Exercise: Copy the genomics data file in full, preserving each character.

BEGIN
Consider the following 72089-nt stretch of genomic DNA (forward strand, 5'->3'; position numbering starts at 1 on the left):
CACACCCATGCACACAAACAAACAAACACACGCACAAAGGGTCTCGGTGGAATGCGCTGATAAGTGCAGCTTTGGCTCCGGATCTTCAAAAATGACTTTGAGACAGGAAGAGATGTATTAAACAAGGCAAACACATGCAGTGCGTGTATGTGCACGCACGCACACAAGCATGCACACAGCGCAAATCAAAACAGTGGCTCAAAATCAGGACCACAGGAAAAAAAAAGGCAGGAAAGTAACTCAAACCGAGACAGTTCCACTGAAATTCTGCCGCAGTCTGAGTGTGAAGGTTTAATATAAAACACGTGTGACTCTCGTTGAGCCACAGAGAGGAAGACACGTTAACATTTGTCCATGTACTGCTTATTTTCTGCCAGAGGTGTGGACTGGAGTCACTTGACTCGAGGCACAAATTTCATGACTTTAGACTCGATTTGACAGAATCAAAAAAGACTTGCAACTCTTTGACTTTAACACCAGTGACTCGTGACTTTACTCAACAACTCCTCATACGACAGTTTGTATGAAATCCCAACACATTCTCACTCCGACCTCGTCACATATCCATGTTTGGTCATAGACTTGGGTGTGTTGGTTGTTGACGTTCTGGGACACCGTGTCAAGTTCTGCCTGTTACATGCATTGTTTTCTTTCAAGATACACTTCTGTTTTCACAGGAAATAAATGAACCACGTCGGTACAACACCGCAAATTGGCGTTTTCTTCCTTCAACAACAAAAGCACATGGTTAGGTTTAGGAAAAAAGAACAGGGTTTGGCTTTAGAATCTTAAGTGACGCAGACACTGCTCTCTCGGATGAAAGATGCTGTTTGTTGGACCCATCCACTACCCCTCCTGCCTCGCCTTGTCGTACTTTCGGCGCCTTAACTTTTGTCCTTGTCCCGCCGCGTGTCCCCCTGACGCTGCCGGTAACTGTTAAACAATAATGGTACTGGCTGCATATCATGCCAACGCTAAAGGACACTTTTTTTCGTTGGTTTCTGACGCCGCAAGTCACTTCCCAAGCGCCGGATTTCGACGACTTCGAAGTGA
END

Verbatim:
Consider the following 72089-nt stretch of genomic DNA (forward strand, 5'->3'; position numbering starts at 1 on the left):
CACACCCATGCACACAAACAAACAAACACACGCACAAAGGGTCTCGGTGGAATGCGCTGATAAGTGCAGCTTTGGCTCCGGATCTTCAAAAATGACTTTGAGACAGGAAGAGATGTATTAAACAAGGCAAACACATGCAGTGCGTGTATGTGCACGCACGCACACAAGCATGCACACAGCGCAAATCAAAACAGTGGCTCAAAATCAGGACCACAGGAAAAAAAAAGGCAGGAAAGTAACTCAAACCGAGACAGTTCCACTGAAATTCTGCCGCAGTCTGAGTGTGAAGGTTTAATATAAAACACGTGTGACTCTCGTTGAGCCACAGAGAGGAAGACACGTTAACATTTGTCCATGTACTGCTTATTTTCTGCCAGAGGTGTGGACTGGAGTCACTTGACTCGAGGCACAAATTTCATGACTTTAGACTCGATTTGACAGAATCAAAAAAGACTTGCAACTCTTTGACTTTAACACCAGTGACTCGTGACTTTACTCAACAACTCCTCATACGACAGTTTGTATGAAATCCCAACACATTCTCACTCCGACCTCGTCACATATCCATGTTTGGTCATAGACTTGGGTGTGTTGGTTGTTGACGTTCTGGGACACCGTGTCAAGTTCTGCCTGTTACATGCATTGTTTTCTTTCAAGATACACTTCTGTTTTCACAGGAAATAAATGAACCACGTCGGTACAACACCGCAAATTGGCGTTTTCTTCCTTCAACAACAAAAGCACATGGTTAGGTTTAGGAAAAAAGAACAGGGTTTGGCTTTAGAATCTTAAGTGACGCAGACACTGCTCTCTCGGATGAAAGATGCTGTTTGTTGGACCCATCCACTACCCCTCCTGCCTCGCCTTGTCGTACTTTCGGCGCCTTAACTTTTGTCCTTGTCCCGCCGCGTGTCCCCCTGACGCTGCCGGTAACTGTTAAACAATAATGGTACTGGCTGCATATCATGCCAACGCTAAAGGACACTTTTTTTCGTTGGTTTCTGACGCCGCAAGTCACTTCCCAAGCGCCGGATTTCGACGACTTCGAAGTGA